Imam Abu Hanifah, the founder of the Hanafite school of thought, had issued many rulings that allowed different standards of ruling for Muslims living in Dar Al-Harb (famously known as Land of War, but applicable to contemporary non-Muslim countries), compared to Muslims living in Dar Al-Islam (Land of Islam).
In addition, if Muslim women were forbidden from working as nurses in Singapore, to ensure theological consistency and coherence, the principle underlying this injunction should also be applicable to many other professions that do not allow for the hijab or any other Islamic obligation to be part of an established uniform.
This would then put tremendous limits on job options for Muslims, resulting in serious ramifications to the well-being of Muslims in Singapore. This certainly does not fit into the spirit of the shari`ah, that seeks to make practising Islam easy and to eliminate harm from Muslims.
It is true that a Muslim may not turn a ruling for what seems to be a clearly forbidden profession and make it permissible, such as a bartender serving alcoholic drinks in entertainment clubs. However, a profession that is originally and intrinsically noble and halal cannot also be made haram simply due to the presence of haram elements in it.
A balanced approach would require one to look at such professions in a holistic manner, at both individual and societal level, and deducing whether the goods and benefits outweigh the harms or vice versa. If it is the former, a profession may be ruled halal, whether for individuals or the society at large.
A Muslim is entitled to choose other professions on the basis of wara` (prudence) if that is more comfortable to him or herself. However, such individual choice cannot be made a general ruling to all because Muslim scholars agree that wara`should not be a basis for formulating a fatwa for the general public or for a matter that is of public interest.
Finally, Muslims should take comfort from the saying of the Prophet,
الْمُؤْمِنُ الَّذِي يُخَالِطُ النَّاسَ وَيَصْبِرُ عَلَى أَذَاهُمْ أَعْظَمُ أَجْرًا مِنْ الَّذِي لَا يُخَالِطُ النَّاسَ وَلَا يَصْبِرُ عَلَى أَذَاهُمْ
“The believer who mixes with people and endures their injury is better than the person who does not mix with people nor endure their injury.”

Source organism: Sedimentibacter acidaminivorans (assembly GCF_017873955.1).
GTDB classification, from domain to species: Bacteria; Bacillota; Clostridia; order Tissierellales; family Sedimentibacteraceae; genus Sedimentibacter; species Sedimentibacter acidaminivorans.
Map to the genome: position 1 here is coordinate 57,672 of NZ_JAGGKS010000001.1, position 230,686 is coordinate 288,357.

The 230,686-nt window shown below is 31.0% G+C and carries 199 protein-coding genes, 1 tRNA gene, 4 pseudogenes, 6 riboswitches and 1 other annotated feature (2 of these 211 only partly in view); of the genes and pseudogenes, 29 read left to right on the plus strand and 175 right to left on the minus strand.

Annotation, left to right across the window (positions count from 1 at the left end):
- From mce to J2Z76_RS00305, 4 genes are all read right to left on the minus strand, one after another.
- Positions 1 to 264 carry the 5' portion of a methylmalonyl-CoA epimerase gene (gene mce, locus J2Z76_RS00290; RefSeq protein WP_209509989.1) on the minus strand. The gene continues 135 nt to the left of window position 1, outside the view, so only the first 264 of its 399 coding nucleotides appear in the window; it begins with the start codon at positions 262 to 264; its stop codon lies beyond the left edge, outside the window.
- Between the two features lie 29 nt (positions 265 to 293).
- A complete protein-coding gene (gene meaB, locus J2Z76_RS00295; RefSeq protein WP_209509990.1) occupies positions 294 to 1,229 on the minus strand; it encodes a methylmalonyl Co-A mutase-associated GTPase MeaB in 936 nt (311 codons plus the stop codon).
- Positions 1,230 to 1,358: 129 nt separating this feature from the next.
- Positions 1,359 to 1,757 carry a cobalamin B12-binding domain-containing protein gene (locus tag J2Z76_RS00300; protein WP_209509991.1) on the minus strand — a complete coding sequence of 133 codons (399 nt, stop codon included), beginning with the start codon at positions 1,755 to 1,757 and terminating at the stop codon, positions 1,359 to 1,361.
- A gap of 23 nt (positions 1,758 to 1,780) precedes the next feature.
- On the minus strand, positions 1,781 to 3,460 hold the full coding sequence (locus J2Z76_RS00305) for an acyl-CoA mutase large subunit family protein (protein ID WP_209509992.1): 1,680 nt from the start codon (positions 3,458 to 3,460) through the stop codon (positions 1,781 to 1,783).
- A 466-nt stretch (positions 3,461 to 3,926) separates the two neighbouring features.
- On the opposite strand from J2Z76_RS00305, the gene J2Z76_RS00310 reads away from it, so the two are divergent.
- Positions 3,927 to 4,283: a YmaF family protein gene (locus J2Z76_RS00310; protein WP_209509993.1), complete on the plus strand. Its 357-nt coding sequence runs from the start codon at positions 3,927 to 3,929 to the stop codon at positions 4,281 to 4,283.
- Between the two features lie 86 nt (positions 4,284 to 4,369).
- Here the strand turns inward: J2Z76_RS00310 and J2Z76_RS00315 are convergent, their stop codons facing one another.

I must add here that ruling on the permissibility of nursing for Muslim women in Singapore despite the constraints to wear hijab is separate and different from the duty of Muslims to strive consistently and constructively for the change of policy.
The former should not stop Muslims from striving constructively for a change of policy (regarding the hijab). Such efforts are noble and should be part of a Muslim’s da`wah agenda. However, the former should be the general stand, until eventual change takes place.
I will reiterate that it is true that, at the moment, in certain professions, conditions are less than ideal for Muslim women. However, such conditions should not necessarily be a reason for avoidance if there is a greater good to be achieved and those who choose to engage in it should not feel that they are lesser Muslims in the eyes of Allah s.w.t. In fact, they may be highly regarded by Allah s.w.t. if they are patient and strive to perform their professional responsibilities diligently and with sincerity for Allah s.w.t, because they also contribute to the fulfilment of fard kifayah (communal obligations) on behalf of the Muslim community.
If Allah s.w.t. could forgive a seasoned prostitute for serving water from a well to a thirsty dog, an act which only takes less than an hour of work, one should take comfort that Allah s.w.t. would surely not look away from female nurses who treat the sick and the weak for nine to twelve hours daily just because they are not allowed to wear hijab.